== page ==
Sometime in the midst of my years of Christian fanaticism, my dad converted to Mormonism. My hard-scrabble lumberjack father finally put the booze down and devoted himself to the teachings of Joseph Smith. To this day I don’t know why he converted, but I am certain that it gave him a community, and allowed him to clean up his life a bit. But at the time, all I knew was that he was following heresy – a heretical temptation placed before him by Satan, the Father of Lies, and that the deception would land my dad into an unquenchable lake of fire. As I mentioned in a previous entry to this series, I have never been close to my dad. Especially during this time of my life, the blows of his fists were still fresh in my memory, and even though he lived several hundred miles from me, he still intimidated me. But he was my dad. He was the only dad that I would ever have, and I forced myself to love him because Jesus commanded it. I still remember the night where I, along with some other Christian friends, prayed for the salvation of Dad’s soul. I presented a photo of my bearded and smiling dad to my Christian friends, and told them about his damnable state as a Mormon convert. I asked my friends to pray with me. So we put the photo on the floor, and we sat on our knees, and out of habit, formed a circle around dad’s photo. I still remember that prayer. Everyone chanted and prayed all at once, while I cried. I cried and cried. I cried until my eyes swelled and my sinuses hurt. I distinctly remember staring at dad’s smiling face while imagining that smile burning in the flames of Hell. I remember that photo becoming wet with the tears that dripped from my face.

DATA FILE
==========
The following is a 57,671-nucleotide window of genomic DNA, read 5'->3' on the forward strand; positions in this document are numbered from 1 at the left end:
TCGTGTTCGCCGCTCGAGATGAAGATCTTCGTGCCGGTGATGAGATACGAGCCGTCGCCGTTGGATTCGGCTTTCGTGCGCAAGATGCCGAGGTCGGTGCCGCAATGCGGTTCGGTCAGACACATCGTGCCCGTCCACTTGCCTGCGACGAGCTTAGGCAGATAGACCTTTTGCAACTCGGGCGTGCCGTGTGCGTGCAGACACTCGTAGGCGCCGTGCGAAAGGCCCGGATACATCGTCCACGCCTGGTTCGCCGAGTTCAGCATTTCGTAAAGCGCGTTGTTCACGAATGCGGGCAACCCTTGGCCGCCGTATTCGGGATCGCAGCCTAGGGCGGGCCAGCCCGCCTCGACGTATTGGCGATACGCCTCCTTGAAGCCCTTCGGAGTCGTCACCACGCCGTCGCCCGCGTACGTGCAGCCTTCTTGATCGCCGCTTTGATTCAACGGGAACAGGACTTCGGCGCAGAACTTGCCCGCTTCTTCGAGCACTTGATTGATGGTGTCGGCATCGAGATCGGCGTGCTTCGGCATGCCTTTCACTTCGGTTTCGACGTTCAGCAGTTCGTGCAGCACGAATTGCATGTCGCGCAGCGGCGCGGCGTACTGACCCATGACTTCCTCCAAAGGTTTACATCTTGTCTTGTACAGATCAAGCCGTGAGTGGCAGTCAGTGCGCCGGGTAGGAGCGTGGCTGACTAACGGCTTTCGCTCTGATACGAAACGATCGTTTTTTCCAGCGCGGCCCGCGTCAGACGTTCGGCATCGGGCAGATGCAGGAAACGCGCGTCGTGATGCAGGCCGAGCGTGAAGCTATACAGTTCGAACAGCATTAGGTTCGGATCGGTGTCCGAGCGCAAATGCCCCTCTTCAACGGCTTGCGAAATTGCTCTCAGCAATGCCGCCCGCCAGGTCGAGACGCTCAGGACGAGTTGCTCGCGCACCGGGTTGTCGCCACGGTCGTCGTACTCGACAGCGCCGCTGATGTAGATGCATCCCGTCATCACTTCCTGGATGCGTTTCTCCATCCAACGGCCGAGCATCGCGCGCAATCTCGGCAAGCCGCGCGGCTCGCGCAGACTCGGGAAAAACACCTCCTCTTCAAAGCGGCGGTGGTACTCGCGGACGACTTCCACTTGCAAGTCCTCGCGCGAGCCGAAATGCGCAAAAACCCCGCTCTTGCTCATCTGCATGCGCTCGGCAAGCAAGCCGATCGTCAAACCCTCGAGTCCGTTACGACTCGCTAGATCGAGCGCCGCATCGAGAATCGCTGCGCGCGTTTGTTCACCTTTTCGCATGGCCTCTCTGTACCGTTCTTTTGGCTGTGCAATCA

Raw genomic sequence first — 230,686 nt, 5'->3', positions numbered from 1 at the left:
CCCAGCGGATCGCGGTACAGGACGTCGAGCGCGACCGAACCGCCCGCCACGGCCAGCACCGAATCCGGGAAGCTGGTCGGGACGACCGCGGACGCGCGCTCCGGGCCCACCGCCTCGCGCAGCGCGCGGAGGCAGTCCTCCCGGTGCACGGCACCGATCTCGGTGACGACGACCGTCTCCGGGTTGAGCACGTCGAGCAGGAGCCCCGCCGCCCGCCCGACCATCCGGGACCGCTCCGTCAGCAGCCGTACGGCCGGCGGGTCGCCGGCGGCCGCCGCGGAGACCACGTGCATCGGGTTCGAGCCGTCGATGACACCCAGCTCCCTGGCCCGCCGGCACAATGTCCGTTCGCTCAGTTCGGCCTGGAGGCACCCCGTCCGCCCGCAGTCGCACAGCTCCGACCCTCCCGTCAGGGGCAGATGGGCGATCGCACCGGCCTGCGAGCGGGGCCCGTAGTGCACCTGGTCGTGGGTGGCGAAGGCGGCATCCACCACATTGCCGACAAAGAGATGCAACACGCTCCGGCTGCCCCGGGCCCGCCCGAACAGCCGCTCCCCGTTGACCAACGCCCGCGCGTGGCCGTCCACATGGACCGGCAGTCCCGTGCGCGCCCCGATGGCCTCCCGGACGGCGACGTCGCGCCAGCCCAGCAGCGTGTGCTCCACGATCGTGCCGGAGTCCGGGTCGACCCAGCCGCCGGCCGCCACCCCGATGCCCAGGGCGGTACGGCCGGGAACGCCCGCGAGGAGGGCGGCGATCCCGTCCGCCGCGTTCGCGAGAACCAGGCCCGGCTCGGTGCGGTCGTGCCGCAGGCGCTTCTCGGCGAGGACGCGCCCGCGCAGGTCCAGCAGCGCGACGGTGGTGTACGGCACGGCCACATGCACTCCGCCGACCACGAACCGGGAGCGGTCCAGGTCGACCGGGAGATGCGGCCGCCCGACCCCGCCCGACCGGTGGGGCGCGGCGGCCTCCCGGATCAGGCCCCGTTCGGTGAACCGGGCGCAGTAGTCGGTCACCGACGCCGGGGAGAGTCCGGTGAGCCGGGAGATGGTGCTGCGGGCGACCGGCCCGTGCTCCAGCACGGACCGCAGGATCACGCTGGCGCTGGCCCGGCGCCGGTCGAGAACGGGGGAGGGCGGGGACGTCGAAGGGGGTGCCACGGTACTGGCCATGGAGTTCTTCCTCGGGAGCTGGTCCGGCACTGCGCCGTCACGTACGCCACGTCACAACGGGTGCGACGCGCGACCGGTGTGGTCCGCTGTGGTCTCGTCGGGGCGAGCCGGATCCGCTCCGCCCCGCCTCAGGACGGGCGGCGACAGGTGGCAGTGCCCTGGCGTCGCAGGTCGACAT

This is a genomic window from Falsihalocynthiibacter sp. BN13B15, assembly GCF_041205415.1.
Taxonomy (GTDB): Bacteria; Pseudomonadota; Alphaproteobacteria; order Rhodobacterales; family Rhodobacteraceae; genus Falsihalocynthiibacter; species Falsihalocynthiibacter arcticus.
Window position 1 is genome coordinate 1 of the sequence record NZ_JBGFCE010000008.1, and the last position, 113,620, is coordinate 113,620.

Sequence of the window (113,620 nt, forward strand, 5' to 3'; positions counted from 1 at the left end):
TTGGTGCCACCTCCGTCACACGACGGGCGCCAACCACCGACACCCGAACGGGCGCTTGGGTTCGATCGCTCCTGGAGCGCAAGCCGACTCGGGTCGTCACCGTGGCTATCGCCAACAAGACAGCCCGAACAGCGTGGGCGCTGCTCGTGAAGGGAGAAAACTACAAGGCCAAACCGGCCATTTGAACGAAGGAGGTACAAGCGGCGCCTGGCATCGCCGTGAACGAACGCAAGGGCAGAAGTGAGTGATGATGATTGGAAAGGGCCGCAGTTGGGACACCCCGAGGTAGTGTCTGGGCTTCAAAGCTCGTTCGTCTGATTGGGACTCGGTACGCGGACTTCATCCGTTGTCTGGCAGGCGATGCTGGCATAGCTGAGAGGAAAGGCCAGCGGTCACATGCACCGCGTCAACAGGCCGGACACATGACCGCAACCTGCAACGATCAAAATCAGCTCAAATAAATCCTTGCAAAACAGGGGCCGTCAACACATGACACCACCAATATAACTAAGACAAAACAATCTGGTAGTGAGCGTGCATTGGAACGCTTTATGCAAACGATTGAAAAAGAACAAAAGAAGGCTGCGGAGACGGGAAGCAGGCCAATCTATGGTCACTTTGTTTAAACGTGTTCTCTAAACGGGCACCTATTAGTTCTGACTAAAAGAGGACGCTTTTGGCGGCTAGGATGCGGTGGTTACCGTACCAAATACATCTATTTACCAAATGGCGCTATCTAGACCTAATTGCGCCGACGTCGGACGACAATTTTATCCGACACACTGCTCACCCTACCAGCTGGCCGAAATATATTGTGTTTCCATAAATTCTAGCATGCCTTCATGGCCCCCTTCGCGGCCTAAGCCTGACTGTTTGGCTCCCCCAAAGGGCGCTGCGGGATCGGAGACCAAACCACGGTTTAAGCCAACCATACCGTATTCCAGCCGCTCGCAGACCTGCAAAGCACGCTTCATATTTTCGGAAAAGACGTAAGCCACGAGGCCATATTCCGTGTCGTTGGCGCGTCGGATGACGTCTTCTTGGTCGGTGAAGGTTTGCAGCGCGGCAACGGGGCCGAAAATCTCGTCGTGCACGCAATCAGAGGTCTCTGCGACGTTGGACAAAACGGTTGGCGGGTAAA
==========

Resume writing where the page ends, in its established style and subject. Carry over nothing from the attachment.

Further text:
Mom was more difficult for me to figure out. She had long since moved back to my childhood home in San Ysidro. I knew she no longer attended any kind of church, but she did not appear to me to have joined any heretical cult, like dad did. She had clearly backslidden though. At best, she was the type of Christian that Pastor Skip warned us about. He called the type of Christian who had lost the passion and fire of their First Love, and now wandered about in Christian apathy, as a Carnal Christian. I did not know if mom had lost her Faith or her Salvation, but I saw enough disturbing signs from her, that I had become concerned. First, she did not attend any church that I could tell. I remember her mentioning that she believed that God does not care what you believe, but he does care if you are sincere in your beliefs. I felt that was a sure sign the mom rejected the belief in the exclusive salvation through Jesus Christ alone, and just not a very smart position to hold. My concern for her had nothing to do with her actions or morals. It had only to do with her beliefs.